It’s crazy to me that some people claimed this book was homophobic, antifeminist, and racist. I personally didn’t find these as issues at all even before the improvements. I felt was nothing inherently lacking with A Court of Thorns and Roses. Apparently, Maas was trying to answer criticisms of lack of diversity with making Mor bisexual and some people thought it was forced in. I don’t think a single author can make hundreds, and in some cases, millions of people happy. By not having characters of other sexualities, she was criticized and by having them she still is. Anyway, that’s a discussion for another time.

I gave A Court of Wings and Ruin 4 out of 5 stars because I cared more about the relationships than the wars and battles and politics. I’m glad the politics were there to weave together a more interesting and unique story, but I wanted the FEELS. Give me more FEELS!


Quotes I loved:

“My goal was bigger than revenge. My purpose greater than personal retribution.” (pg. 80)

“I see all of you, Rhys. And there is not one part that I do not love with everything that I am.” (pg. 402)

“Remember that you are a wolf. And you cannot be caged.”  (pg. 565)

“It’s a rare person to face who they truly are and not run from it-not be broken by it.”(pg. 607)


Novel Writing Volume 1.2

I decided to put my fantasy fairytale re-telling on hold to work on a magical realism ghost story! I had learned quickly that world-building is no easy feat and I don’t want to be a lazy writer and make my world generic. So I’m going to do some more brainstorming.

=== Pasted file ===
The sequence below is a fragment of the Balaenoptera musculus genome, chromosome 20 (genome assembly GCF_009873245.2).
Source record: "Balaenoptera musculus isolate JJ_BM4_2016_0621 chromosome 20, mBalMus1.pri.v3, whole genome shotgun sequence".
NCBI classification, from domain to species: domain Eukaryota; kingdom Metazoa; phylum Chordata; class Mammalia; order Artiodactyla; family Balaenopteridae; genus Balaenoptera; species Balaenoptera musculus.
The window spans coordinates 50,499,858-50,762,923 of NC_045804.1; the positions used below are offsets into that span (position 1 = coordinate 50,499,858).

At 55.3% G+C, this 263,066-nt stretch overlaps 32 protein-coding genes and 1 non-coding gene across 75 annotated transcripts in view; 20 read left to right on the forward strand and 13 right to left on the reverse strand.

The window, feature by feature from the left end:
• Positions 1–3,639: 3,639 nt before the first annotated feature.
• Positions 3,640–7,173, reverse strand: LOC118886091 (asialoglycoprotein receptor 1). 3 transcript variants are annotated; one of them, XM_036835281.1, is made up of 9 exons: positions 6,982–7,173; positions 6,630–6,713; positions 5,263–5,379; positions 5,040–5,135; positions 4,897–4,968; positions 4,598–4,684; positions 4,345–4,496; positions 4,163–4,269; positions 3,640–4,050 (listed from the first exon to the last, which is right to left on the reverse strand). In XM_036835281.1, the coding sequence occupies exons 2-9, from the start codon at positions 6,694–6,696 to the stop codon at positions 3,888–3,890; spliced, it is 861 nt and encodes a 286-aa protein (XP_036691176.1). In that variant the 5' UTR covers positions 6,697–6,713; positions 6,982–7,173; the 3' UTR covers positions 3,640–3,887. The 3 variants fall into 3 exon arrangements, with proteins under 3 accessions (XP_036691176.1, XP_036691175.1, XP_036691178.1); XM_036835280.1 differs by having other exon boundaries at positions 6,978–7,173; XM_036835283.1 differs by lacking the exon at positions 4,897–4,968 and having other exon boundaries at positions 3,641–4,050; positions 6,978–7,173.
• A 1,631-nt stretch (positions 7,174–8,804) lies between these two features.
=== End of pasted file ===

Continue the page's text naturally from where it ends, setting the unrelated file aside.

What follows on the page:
My ghost story is set in real life  so I don’t have to invent a whole new world. I have a very clear, linear story-line working in my brain. I’m SO excited for it.

The main character is a bookish, introvert young teenager who believes in logic and facts. Throw in a ghost story…. well, things get interesting!

Novel Writing 1.1

In case you didn’t know, I’m working on… stuff. I feel weird calling it a novel or novels because that would imply I actually have something worthwhile in physical form. Or in any form.

I’m currently working on a fantasy fairytale re-telling. Who knew world-building could be so much fun? I’ve written 10,000 words for Camp Nanowrimo, which was my goal. I had a writer’s block moment because if you don’t know all the players at large in your own story how the freak can you keep going? So I did some plot and character brainstorming and I think that will help me carry through my first bump. I’M JUST SO EXCITED FOR THIS RE-TELLING YA’LL. HINT: It’s not romance focused. I think my number one struggle with this story is not reusing the same fantasy world that’s been used a plethora of times before me. Example: A kingdom with a king and queen and castles blah blah blah…. My challenge is to convince my readers that is a whole new world, but still slightly reminiscent of what they’re used to. Or break all the rules of world-building completely. Or start off with a world we all know and are familiar with and then surprise the readers with a world they never knew even existed. I have a storyline for my main characters played out exactly in my head, but it is a re-telling so I do want to deviate from an ordinary fantasy to something more.